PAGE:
When a product or substance poses a threat to the health and safety of consumers, it may be necessary to pull the unsafe materials off the market to protect people. There are many ingredients and materials that have been banned for use in materials, but not all hazardous substances are completely prohibited in the U.S.
For example, despite the known risk factors associated with asbestos, it is not completely banned for use in the United States. Asbestos continues to be used in a variety of products, which means that people continue to be in danger of suffering illnesses caused by exposure to asbestos.
The federal government has taken steps to ban the use of asbestos in a number of products that were once made with the toxic fiber. According to the United States Environmental Protection Agency, asbestos cannot be used in the manufacturing of products like various types of paper and some flooring materials. It can also not be used in products that have never been made with asbestos in the past.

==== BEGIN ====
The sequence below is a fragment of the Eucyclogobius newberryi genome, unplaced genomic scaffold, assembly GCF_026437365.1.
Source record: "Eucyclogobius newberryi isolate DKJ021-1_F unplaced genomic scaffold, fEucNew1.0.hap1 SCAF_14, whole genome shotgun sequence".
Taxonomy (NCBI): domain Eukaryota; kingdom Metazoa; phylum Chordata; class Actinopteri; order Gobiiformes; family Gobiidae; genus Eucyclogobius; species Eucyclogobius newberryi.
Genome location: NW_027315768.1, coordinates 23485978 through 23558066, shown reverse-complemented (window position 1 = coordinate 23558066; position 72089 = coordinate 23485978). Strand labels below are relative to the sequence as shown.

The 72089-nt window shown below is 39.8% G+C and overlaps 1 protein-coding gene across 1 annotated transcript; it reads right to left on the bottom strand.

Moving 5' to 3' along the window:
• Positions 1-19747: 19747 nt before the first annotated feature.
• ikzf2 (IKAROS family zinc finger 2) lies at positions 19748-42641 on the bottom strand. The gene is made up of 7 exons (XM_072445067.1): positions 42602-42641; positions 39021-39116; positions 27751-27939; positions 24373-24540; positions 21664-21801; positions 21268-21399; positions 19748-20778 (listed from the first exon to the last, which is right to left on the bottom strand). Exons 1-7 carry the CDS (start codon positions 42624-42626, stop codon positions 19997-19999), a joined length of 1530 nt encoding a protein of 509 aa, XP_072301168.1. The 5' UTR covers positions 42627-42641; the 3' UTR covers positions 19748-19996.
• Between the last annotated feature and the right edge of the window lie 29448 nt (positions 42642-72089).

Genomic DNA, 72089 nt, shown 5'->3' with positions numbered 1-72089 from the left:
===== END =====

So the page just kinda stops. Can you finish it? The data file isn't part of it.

However, asbestos can still be used lawfully in a number of other products including vinyl floor tiling, certain automotive parts, coatings for roofs, gaskets, as well as cement pipes, shingles and sheets.
What this means is that asbestos is still a problem for workers in dustries that use these products; it is not just found in old materials, rundown buildings and outdated equipment.
Just because asbestos has not been completely banned in this country does not mean that it is safe. The risks of ingesting or inhaling airborne asbestos particles are well known and exposure could be disastrous for the people in these situations. In some cases, it is possible for these victims to hold accountable those parties who used asbestos improperly or failed to appropriate warn consumers about the risks of exposure.